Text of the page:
inner magnetosphere; ring current; substorms; Van Allen; Van Allen Probes


Energisation of the ring current by substorms

The substorm process releases large amounts of energy into the magnetospheric system, although where the energy is transferred to and how it is partitioned remains an open question. In this study, we address whether the substorm process contributes a significant amount of energy to the ring current. The ring current is a highly variable region, and understanding the energisation processes provides valuable insight into how substorm - ring current coupling may contribute to the generation of storm conditions and provide a source of energy for wave driving. In order to quantify the energy input into the ring current during the substorm process, we analyse RBSPICE and HOPE ion flux measurements for H+, O+, and He+. The energy content of the ring current is estimated and binned spatially for L and MLT. The results are combined with an independently derived substorm event list to perform a statistical analysis of variations in the ring current energy content with substorm phase. We show that the ring current energy is significantly higher in the expansion phase compared to the growth phase, with the energy enhancement persisting into the substorm recovery phase. The characteristics of the energy enhancement suggest the injection of energised ions from the tail plasma sheet following substorm onset. The local time variations indicate a loss of energetic H+ ions in the afternoon sector, likely due to wave-particle interactions. Overall, we find that the average energy input into the ring current is \~9\% of the previously reported energy released during substorms.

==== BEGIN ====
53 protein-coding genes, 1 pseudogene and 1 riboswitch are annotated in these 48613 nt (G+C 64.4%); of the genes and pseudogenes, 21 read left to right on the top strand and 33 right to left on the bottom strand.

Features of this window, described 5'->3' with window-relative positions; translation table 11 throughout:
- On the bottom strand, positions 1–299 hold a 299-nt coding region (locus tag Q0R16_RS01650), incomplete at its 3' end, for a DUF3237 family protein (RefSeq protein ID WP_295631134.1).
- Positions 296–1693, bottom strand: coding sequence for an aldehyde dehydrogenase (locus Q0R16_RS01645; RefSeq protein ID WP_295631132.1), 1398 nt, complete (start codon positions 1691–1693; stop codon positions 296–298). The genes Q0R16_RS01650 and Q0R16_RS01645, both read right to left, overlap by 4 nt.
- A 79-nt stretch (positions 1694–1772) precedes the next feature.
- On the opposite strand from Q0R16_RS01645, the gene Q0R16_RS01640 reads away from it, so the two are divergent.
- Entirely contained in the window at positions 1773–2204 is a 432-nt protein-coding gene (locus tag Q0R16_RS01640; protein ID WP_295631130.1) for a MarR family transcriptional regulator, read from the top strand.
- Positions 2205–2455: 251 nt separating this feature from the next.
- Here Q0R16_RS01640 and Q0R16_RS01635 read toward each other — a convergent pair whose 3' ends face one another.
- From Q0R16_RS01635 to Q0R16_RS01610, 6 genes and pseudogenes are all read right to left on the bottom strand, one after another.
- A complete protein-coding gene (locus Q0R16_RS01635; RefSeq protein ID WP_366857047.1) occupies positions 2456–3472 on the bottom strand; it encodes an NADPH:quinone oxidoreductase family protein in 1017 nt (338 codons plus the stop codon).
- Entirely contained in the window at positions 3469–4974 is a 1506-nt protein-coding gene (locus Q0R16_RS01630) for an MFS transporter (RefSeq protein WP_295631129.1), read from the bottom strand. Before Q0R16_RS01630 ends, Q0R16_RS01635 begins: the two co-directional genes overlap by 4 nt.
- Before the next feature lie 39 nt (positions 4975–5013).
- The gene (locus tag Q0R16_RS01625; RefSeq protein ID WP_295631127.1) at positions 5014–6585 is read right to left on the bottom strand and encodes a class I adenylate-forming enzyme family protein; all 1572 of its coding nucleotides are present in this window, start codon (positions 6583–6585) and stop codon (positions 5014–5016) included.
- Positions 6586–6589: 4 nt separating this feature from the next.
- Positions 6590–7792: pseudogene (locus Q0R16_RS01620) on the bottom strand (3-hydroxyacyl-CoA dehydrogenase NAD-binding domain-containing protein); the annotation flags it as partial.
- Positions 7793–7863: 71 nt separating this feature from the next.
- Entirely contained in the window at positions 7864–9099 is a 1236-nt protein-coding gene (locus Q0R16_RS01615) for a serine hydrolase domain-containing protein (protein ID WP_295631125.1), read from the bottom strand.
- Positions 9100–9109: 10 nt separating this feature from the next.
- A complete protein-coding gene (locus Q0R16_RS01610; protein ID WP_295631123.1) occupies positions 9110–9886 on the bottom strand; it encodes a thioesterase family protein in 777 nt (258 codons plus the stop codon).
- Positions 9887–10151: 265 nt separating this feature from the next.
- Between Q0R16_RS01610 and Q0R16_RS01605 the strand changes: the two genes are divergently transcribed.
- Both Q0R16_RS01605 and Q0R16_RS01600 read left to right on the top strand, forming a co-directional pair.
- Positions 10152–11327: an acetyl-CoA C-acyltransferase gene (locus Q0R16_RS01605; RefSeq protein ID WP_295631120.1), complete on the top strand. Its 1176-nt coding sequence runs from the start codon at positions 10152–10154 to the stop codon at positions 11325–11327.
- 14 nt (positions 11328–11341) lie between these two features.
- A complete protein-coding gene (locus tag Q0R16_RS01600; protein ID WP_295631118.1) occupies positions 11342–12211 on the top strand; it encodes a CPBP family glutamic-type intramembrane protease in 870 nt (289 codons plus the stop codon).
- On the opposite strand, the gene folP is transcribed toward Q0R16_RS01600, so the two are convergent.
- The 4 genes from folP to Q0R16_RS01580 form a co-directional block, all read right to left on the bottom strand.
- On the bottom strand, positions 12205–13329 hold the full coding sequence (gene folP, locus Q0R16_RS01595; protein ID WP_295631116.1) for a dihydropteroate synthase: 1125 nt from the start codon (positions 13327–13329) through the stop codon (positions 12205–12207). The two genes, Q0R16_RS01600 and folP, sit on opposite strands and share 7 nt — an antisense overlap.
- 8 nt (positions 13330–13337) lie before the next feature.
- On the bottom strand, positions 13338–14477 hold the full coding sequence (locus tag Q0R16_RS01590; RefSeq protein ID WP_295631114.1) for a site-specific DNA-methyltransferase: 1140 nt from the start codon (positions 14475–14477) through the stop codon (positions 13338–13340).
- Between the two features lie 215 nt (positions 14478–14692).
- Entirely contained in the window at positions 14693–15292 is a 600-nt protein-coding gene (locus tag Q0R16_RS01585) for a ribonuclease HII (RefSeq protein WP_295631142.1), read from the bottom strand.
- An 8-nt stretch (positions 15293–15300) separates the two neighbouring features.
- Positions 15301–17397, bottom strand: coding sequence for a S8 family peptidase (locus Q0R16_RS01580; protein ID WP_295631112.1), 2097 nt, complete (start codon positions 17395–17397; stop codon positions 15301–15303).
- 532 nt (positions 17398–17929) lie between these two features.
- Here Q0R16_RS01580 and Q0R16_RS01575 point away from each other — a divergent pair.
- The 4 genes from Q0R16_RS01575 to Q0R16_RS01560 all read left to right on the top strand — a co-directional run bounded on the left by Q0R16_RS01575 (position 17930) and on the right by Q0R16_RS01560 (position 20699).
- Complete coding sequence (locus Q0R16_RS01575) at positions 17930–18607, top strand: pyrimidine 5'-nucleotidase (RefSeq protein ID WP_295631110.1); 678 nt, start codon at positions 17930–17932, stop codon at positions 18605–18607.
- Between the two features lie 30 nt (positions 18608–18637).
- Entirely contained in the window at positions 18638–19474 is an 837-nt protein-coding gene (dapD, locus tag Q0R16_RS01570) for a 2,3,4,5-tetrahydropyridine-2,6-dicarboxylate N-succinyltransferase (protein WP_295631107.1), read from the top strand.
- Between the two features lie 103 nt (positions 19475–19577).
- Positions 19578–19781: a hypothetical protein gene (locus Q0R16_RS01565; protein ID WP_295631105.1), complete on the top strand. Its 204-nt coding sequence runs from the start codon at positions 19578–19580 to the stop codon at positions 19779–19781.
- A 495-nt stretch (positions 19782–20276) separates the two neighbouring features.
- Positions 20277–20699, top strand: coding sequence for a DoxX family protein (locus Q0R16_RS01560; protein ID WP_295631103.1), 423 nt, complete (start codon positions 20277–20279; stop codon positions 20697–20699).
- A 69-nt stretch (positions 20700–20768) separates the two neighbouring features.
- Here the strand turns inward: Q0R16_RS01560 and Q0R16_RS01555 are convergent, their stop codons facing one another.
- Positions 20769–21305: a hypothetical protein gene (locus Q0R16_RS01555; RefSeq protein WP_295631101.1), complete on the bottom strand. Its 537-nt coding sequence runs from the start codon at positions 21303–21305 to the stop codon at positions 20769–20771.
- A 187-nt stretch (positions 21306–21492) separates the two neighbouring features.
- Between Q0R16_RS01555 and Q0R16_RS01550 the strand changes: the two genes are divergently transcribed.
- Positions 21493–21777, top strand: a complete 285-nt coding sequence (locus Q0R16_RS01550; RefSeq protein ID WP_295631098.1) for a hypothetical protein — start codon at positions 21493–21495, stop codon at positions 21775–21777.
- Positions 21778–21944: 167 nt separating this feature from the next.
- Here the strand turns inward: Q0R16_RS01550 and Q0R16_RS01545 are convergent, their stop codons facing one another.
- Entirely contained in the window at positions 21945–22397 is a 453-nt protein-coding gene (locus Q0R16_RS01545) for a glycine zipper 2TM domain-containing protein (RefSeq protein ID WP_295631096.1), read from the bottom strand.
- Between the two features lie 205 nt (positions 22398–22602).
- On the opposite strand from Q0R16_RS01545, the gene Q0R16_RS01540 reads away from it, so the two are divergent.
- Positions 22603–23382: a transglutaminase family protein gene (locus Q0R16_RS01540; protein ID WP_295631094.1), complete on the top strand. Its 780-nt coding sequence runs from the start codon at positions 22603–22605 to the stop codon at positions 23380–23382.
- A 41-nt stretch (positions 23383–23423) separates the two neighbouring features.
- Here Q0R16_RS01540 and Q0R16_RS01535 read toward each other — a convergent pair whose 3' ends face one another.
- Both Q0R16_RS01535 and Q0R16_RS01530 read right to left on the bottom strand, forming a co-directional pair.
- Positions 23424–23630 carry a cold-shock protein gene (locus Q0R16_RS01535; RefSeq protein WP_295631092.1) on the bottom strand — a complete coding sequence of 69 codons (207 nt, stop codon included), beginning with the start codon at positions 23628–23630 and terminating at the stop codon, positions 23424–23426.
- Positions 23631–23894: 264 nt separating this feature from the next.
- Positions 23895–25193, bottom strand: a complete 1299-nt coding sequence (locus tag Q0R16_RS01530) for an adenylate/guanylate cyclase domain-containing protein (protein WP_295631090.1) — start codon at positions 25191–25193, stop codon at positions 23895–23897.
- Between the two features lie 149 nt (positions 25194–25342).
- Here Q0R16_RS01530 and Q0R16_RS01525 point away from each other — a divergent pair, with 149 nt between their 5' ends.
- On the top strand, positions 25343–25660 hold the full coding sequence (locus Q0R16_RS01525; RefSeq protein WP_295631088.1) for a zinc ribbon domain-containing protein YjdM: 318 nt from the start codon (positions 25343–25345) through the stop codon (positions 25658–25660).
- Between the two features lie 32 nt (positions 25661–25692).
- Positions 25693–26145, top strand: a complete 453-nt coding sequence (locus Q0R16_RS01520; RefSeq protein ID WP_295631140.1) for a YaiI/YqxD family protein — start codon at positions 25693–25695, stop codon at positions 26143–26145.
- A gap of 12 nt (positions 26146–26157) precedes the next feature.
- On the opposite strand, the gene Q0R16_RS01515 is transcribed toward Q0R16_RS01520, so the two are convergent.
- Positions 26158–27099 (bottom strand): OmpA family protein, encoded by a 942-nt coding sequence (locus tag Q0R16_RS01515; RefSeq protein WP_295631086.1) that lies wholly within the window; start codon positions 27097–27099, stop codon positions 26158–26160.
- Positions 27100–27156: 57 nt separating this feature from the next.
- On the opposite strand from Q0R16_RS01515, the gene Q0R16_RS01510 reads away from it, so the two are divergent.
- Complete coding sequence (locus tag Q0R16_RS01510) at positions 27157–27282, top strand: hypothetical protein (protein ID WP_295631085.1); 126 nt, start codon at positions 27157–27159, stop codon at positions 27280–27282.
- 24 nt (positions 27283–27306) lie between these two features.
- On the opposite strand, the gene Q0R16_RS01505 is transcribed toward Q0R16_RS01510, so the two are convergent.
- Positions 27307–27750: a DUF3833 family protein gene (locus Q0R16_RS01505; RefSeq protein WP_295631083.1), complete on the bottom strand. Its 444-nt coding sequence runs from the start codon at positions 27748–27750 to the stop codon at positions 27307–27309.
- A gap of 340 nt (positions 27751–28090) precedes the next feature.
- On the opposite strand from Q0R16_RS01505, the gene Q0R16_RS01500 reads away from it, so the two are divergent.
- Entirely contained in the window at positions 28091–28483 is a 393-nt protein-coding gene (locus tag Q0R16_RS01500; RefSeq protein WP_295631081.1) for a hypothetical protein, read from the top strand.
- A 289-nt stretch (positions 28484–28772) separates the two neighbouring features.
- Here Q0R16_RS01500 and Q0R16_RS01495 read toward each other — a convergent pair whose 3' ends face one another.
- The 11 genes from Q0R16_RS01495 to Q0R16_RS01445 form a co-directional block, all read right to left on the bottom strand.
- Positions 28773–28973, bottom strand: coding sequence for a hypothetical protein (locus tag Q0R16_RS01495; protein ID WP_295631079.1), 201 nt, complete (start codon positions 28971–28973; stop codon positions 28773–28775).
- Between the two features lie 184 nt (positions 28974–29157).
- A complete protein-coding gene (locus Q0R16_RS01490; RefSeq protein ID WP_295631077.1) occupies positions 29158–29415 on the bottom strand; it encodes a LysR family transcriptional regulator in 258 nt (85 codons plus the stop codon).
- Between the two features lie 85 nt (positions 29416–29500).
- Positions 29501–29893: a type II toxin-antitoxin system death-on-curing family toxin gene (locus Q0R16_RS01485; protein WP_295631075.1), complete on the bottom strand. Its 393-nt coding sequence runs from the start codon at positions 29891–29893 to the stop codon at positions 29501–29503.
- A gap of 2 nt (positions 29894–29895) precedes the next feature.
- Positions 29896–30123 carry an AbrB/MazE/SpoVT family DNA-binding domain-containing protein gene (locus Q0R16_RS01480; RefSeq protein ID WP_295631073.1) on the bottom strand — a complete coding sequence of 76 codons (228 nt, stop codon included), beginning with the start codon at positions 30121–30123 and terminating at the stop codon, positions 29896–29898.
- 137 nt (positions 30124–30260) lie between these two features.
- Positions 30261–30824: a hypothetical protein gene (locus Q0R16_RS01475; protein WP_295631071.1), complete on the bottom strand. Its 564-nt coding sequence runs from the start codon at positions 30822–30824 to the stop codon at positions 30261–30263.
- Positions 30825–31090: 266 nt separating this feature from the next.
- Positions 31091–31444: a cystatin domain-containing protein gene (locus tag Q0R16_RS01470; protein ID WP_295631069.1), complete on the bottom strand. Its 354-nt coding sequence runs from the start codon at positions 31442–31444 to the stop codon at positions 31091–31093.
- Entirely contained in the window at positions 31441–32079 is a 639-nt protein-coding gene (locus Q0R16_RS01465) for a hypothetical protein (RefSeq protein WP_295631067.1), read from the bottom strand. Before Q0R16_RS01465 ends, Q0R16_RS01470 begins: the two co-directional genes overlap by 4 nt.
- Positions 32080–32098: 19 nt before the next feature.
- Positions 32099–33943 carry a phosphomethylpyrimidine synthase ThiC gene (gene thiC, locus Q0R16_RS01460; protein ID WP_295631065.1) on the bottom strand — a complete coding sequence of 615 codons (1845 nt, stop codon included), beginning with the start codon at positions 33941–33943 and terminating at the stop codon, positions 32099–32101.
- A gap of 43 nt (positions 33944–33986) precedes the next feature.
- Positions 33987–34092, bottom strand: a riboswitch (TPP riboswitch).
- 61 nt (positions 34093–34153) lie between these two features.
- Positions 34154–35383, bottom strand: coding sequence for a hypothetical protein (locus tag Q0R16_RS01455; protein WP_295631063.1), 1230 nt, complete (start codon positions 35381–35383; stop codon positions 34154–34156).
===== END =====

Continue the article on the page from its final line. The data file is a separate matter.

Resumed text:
Sandhu, J.; Rae, I.; Freeman, M.; Forsyth, C.; Gkioulidou, M.; Reeves, G.; Spence, H.; Jackman, C.; Lam, M.;

Published by: Journal of Geophysical Research: Space Physics      Published on: 09/2018